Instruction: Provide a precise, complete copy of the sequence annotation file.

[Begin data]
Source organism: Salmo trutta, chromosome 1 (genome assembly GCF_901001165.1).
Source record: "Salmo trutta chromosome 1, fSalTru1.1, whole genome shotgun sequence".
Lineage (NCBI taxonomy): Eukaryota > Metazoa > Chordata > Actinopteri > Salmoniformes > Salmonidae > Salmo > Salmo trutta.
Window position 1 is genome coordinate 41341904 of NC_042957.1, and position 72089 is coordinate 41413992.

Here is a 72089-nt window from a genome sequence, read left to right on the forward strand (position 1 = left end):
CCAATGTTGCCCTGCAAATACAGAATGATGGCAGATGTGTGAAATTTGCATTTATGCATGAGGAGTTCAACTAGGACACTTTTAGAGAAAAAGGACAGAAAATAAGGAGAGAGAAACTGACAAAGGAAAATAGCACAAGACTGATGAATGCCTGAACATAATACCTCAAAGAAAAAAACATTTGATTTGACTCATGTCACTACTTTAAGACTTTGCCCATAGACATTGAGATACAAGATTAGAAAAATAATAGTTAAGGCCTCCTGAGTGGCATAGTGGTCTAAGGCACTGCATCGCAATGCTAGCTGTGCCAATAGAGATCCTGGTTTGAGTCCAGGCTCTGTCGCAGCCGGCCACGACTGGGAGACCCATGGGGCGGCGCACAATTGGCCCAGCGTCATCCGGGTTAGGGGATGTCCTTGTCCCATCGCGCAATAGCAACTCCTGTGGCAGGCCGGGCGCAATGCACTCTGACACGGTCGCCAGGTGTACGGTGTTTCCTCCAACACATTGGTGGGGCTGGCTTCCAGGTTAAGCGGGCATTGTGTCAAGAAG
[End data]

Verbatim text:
Source organism: Salmo trutta, chromosome 1 (genome assembly GCF_901001165.1).
Source record: "Salmo trutta chromosome 1, fSalTru1.1, whole genome shotgun sequence".
Lineage (NCBI taxonomy): Eukaryota > Metazoa > Chordata > Actinopteri > Salmoniformes > Salmonidae > Salmo > Salmo trutta.
Window position 1 is genome coordinate 41341904 of NC_042957.1, and position 72089 is coordinate 41413992.

Here is a 72089-nt window from a genome sequence, read left to right on the forward strand (position 1 = left end):
CCAATGTTGCCCTGCAAATACAGAATGATGGCAGATGTGTGAAATTTGCATTTATGCATGAGGAGTTCAACTAGGACACTTTTAGAGAAAAAGGACAGAAAATAAGGAGAGAGAAACTGACAAAGGAAAATAGCACAAGACTGATGAATGCCTGAACATAATACCTCAAAGAAAAAAACATTTGATTTGACTCATGTCACTACTTTAAGACTTTGCCCATAGACATTGAGATACAAGATTAGAAAAATAATAGTTAAGGCCTCCTGAGTGGCATAGTGGTCTAAGGCACTGCATCGCAATGCTAGCTGTGCCAATAGAGATCCTGGTTTGAGTCCAGGCTCTGTCGCAGCCGGCCACGACTGGGAGACCCATGGGGCGGCGCACAATTGGCCCAGCGTCATCCGGGTTAGGGGATGTCCTTGTCCCATCGCGCAATAGCAACTCCTGTGGCAGGCCGGGCGCAATGCACTCTGACACGGTCGCCAGGTGTACGGTGTTTCCTCCAACACATTGGTGGGGCTGGCTTCCAGGTTAAGCGGGCATTGTGTCAAGAAG